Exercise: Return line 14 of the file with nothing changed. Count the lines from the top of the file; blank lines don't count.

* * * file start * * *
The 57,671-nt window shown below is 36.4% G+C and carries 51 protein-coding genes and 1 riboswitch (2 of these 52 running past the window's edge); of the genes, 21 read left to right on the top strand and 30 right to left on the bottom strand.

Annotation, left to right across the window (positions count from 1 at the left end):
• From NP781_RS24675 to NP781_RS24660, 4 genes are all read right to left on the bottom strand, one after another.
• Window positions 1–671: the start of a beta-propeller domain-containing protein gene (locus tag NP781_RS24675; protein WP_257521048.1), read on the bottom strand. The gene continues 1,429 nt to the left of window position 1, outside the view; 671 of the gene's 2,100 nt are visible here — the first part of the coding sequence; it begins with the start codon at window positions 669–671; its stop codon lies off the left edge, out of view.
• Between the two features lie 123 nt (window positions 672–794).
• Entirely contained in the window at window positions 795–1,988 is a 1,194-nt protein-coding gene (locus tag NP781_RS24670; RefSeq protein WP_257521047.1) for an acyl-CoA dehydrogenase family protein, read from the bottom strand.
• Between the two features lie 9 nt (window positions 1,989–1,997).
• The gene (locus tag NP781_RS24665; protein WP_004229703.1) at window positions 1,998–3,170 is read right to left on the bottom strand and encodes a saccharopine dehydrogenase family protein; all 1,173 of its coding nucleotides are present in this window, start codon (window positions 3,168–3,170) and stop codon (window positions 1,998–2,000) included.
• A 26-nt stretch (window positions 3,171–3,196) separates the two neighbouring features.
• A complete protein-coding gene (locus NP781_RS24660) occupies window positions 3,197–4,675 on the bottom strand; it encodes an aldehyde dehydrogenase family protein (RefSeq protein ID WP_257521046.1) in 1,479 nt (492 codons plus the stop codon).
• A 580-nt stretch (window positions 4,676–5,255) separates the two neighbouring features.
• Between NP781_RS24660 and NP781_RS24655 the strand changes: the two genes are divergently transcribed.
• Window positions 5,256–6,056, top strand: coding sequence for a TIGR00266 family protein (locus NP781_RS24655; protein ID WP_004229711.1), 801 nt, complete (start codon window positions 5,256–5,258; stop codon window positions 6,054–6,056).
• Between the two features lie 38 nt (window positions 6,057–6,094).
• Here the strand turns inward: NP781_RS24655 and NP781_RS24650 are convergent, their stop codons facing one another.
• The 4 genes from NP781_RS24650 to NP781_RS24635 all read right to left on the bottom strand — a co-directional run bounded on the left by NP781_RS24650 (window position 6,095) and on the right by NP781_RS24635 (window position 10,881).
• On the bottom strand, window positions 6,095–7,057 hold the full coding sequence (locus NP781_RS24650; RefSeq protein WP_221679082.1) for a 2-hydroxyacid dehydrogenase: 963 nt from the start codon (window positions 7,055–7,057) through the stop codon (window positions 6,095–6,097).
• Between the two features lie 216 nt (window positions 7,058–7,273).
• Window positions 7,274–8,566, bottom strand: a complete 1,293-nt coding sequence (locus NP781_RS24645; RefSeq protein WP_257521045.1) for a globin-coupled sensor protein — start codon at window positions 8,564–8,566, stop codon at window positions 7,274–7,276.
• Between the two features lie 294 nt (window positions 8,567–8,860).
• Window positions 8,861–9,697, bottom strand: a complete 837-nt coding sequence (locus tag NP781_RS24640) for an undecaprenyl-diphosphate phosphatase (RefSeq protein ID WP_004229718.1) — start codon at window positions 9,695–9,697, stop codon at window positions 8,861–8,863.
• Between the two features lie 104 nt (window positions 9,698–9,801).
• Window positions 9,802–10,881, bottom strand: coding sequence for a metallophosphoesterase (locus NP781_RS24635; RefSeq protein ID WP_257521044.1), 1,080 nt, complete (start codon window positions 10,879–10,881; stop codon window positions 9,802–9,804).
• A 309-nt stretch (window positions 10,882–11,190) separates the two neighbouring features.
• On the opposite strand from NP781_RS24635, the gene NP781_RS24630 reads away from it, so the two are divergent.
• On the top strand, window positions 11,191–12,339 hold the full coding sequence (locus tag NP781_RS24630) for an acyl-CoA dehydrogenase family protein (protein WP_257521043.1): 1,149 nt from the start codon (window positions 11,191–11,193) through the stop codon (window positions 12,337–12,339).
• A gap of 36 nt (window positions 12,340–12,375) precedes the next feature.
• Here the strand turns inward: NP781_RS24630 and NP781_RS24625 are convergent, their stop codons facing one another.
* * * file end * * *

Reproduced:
• Between the two features lie 38 nt (window positions 6,057–6,094).